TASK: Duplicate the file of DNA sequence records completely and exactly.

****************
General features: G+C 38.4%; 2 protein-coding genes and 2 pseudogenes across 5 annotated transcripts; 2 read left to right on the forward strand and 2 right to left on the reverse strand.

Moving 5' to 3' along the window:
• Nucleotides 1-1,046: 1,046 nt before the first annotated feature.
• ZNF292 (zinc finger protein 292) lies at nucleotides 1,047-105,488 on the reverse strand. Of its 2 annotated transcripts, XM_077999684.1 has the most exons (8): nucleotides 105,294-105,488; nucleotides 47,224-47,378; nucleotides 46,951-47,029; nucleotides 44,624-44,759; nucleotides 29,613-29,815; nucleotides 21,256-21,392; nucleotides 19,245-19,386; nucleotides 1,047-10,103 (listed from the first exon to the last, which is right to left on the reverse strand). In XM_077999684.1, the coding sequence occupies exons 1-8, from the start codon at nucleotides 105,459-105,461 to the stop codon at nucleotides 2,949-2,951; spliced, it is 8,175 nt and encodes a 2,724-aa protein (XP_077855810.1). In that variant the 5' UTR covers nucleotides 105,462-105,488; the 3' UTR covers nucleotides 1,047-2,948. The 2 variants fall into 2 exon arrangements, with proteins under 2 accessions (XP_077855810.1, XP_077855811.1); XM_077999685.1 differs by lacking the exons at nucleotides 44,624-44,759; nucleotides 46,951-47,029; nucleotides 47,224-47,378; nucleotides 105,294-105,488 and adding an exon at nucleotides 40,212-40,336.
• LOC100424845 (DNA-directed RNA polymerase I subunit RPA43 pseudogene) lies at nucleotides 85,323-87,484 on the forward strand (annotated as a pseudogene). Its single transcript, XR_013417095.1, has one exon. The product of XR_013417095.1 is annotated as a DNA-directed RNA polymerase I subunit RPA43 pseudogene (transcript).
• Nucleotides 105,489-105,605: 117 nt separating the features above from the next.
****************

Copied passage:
General features: G+C 38.4%; 2 protein-coding genes and 2 pseudogenes across 5 annotated transcripts; 2 read left to right on the forward strand and 2 right to left on the reverse strand.

Moving 5' to 3' along the window:
• Nucleotides 1-1,046: 1,046 nt before the first annotated feature.
• ZNF292 (zinc finger protein 292) lies at nucleotides 1,047-105,488 on the reverse strand. Of its 2 annotated transcripts, XM_077999684.1 has the most exons (8): nucleotides 105,294-105,488; nucleotides 47,224-47,378; nucleotides 46,951-47,029; nucleotides 44,624-44,759; nucleotides 29,613-29,815; nucleotides 21,256-21,392; nucleotides 19,245-19,386; nucleotides 1,047-10,103 (listed from the first exon to the last, which is right to left on the reverse strand). In XM_077999684.1, the coding sequence occupies exons 1-8, from the start codon at nucleotides 105,459-105,461 to the stop codon at nucleotides 2,949-2,951; spliced, it is 8,175 nt and encodes a 2,724-aa protein (XP_077855810.1). In that variant the 5' UTR covers nucleotides 105,462-105,488; the 3' UTR covers nucleotides 1,047-2,948. The 2 variants fall into 2 exon arrangements, with proteins under 2 accessions (XP_077855810.1, XP_077855811.1); XM_077999685.1 differs by lacking the exons at nucleotides 44,624-44,759; nucleotides 46,951-47,029; nucleotides 47,224-47,378; nucleotides 105,294-105,488 and adding an exon at nucleotides 40,212-40,336.
• LOC100424845 (DNA-directed RNA polymerase I subunit RPA43 pseudogene) lies at nucleotides 85,323-87,484 on the forward strand (annotated as a pseudogene). Its single transcript, XR_013417095.1, has one exon. The product of XR_013417095.1 is annotated as a DNA-directed RNA polymerase I subunit RPA43 pseudogene (transcript).
• Nucleotides 105,489-105,605: 117 nt separating the features above from the next.